In the processes discussed above, the pressure of the liquid encapsulating material during the movement and injection steps assists in moving the dielectric sheet upwardly away from the semiconductor chips, and helps to retain the sheet in engagement with the upper platen or sheet-side element of the fixture as such element is moved upwardly. In a process according to a further embodiment of the invention, the upward movement of the sheet-side element may be impelled entirely by the pressure of the liquid encapsulant. The upward movement of the sheet-side element should be arrested when the sheet-side element reaches a preselected position relative to the semiconductor chips, as by a mechanical stop. In processes according to a further embodiment of the invention, the dielectric sheet 530 (FIG. 13) may be out of contact with the upper platen or sheet-side element 526 at the beginning of the moving step, and may be forced upwardly into contact with the upper platen or sheet-side element by the pressure of the liquid encapsulant 525 introduced between the dielectric sheet and the lower platen or chip-side element. Here again, the assembly includes leads 540. Prior to the moving step, the leads are disposed in generally horizontal orientation. As the sheet is forced upwardly to the position illustrated in broken lines at 530′, each of the leads is deformed to a vertically extensive configuration, as illustrated in broken lines at 540′. The extent of such upward motion is controlled by the spacing between the upper platen and the chips. Thus, the liquid encapsulant 525 serves as a fluid under pressure which drives the dielectric sheet upwardly away from the semiconductor chips through a predetermined displacement, and which deforms the leads in a predetermined manner. As described in greater detail in the commonly assigned United States Patent Application of Craig Mitchell et al entitled Microelectronic Encapsulation Methods and Equipment, filed on even date herewith, which is incorporated by reference herein, a liquid encapsulant may be pressurized by a gas introduced into the fixture above the level of the liquid encapsulant. Thus, the fixture or cartridge may be tilted to a vertical orientation in which the sheet and the array of semiconductor chips extend generally vertically, as illustrated in FIG. 13. The gas 527 may be applied above the meniscus or liquid level 529 of the encapsulant. The cartridges utilized in the present process may be fixtures in accordance with the aforesaid Mitchell provisional patent application. As further described in the Mitchell application, the dielectric sheet may have openings therein, and these openings may be closed by a top covering layer to protect the top surface of the dielectric sheet and the terminals from encapsulant contamination. Also, a bottom covering layer 555 may be provided beneath the bottom surfaces 558 of the chips, and may adhere to the bottom surfaces of the chips, so as to protect the bottom surfaces of the chips from encapsulant contamination. The pressurized encapsulant may also be employed to move the dielectric sheet where all of the chips are provided as an integrated wafer, or where other microelectronic elements are provided instead of chips. This technique may also be employed where the flexible dielectric sheet is replaced by a rigid dielectric panel or other element.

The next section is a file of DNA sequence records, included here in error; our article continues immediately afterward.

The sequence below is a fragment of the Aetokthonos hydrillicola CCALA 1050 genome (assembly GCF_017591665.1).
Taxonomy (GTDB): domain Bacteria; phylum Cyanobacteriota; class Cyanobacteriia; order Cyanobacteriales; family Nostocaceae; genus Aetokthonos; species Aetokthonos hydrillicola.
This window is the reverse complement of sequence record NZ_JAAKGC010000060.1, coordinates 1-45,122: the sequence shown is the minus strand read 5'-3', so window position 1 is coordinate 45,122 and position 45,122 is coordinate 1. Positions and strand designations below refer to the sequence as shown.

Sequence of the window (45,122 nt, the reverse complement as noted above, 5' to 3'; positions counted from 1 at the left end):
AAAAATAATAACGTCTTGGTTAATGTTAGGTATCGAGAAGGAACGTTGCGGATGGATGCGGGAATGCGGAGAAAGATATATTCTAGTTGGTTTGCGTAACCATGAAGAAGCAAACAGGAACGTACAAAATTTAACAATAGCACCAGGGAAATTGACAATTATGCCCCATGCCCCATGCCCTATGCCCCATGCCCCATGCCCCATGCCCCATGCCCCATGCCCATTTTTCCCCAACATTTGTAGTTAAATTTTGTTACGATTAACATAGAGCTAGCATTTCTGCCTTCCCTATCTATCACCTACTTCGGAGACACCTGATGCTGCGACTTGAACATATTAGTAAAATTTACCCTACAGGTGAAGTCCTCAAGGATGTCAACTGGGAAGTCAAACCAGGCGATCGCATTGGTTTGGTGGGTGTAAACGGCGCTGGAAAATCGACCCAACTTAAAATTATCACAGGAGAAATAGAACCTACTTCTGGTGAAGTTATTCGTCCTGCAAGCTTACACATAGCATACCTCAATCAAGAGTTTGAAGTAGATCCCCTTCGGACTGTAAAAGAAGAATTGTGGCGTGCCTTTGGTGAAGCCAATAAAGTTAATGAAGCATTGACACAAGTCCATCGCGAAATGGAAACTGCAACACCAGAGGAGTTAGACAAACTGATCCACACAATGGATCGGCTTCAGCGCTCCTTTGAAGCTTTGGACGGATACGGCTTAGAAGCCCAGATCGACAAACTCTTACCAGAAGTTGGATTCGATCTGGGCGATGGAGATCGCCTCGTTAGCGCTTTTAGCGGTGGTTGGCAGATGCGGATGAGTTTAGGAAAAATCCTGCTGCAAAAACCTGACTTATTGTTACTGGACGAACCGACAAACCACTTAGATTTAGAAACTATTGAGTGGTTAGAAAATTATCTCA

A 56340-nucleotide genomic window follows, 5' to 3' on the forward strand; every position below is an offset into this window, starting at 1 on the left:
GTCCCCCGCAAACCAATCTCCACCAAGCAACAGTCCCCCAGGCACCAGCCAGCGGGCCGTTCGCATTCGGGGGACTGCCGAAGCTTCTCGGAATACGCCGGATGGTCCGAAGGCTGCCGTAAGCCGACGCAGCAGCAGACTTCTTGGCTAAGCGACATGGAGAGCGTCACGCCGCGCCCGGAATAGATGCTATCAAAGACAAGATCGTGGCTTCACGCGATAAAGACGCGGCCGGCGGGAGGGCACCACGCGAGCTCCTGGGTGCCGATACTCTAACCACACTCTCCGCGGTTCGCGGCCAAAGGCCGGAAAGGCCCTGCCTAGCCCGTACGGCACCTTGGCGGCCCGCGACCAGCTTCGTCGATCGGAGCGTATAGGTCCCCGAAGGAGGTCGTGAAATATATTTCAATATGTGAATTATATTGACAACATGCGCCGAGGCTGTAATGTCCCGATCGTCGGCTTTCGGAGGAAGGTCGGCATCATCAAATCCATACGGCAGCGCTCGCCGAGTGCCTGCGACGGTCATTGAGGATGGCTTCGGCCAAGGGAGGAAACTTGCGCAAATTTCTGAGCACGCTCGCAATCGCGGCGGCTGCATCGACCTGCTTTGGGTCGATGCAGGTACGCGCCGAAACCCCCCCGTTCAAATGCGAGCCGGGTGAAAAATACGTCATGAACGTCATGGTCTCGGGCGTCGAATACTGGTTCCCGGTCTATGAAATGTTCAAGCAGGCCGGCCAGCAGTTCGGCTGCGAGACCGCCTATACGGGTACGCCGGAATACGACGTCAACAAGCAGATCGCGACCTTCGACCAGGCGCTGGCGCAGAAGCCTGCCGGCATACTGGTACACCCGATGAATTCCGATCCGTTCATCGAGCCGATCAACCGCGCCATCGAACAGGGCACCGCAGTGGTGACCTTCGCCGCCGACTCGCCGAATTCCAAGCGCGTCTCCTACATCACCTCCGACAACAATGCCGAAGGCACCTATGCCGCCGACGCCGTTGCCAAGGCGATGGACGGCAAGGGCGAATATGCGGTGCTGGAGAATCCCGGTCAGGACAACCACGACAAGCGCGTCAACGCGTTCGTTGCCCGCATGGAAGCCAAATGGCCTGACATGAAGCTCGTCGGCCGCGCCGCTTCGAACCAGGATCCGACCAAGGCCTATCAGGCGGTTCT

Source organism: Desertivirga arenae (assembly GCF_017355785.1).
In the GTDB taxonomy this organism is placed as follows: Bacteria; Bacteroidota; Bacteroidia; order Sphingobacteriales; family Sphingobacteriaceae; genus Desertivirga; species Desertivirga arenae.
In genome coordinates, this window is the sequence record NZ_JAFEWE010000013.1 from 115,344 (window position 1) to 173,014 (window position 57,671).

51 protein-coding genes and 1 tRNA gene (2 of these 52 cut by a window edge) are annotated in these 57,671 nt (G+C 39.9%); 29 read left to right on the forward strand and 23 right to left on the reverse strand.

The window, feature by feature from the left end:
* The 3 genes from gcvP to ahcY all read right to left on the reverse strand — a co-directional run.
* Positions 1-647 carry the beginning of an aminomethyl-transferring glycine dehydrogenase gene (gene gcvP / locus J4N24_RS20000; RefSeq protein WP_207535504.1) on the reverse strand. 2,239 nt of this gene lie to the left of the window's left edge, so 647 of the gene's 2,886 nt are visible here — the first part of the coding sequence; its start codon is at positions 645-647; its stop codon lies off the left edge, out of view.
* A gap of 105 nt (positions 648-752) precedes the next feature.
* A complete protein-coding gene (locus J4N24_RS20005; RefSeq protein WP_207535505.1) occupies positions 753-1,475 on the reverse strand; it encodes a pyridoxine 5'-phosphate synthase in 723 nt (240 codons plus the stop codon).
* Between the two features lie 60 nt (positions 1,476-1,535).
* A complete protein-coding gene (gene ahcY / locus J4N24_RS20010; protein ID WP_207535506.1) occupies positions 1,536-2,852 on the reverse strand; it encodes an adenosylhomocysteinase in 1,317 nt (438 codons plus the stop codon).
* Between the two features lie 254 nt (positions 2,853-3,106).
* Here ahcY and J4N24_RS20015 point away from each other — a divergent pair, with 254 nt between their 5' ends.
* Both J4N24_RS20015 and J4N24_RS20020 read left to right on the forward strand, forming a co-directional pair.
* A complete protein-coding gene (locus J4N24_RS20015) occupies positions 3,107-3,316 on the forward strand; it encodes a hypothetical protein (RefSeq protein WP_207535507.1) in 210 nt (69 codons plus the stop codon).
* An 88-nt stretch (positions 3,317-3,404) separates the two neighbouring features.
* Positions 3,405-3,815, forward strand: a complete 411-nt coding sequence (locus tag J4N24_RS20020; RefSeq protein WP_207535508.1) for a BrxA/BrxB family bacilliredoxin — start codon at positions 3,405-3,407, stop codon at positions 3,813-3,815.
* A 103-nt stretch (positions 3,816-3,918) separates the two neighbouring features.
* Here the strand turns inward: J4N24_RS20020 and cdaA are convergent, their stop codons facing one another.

A process according to a further embodiment of the invention includes a sheet 630 incorporating individual regions 650. Leads 640 are disposed on the lower surface 631 of the sheet. In this embodiment, each region 650 of the sheet corresponds to an entire multi-chip module rather than a single chip. Leads 640 within each region are interconnected to one another and to terminals 634 on the top-side of the sheet. Sheet 630 includes internal connecting leads 635 extending in horizontal directions parallel to the surfaces of the sheet within each region 650. Thus, sheet 630 may be a multi-layer sheet having connecting leads 635 disposed between the various layers and having vias connecting the various leads to one another, to terminals 634 and to leads 640 as required by the individual circuit. Each region 650 of sheet 630 is bounded by vacant spaces or scribe lands 652. The connecting leads 635 do not extend across the scribe lands 652.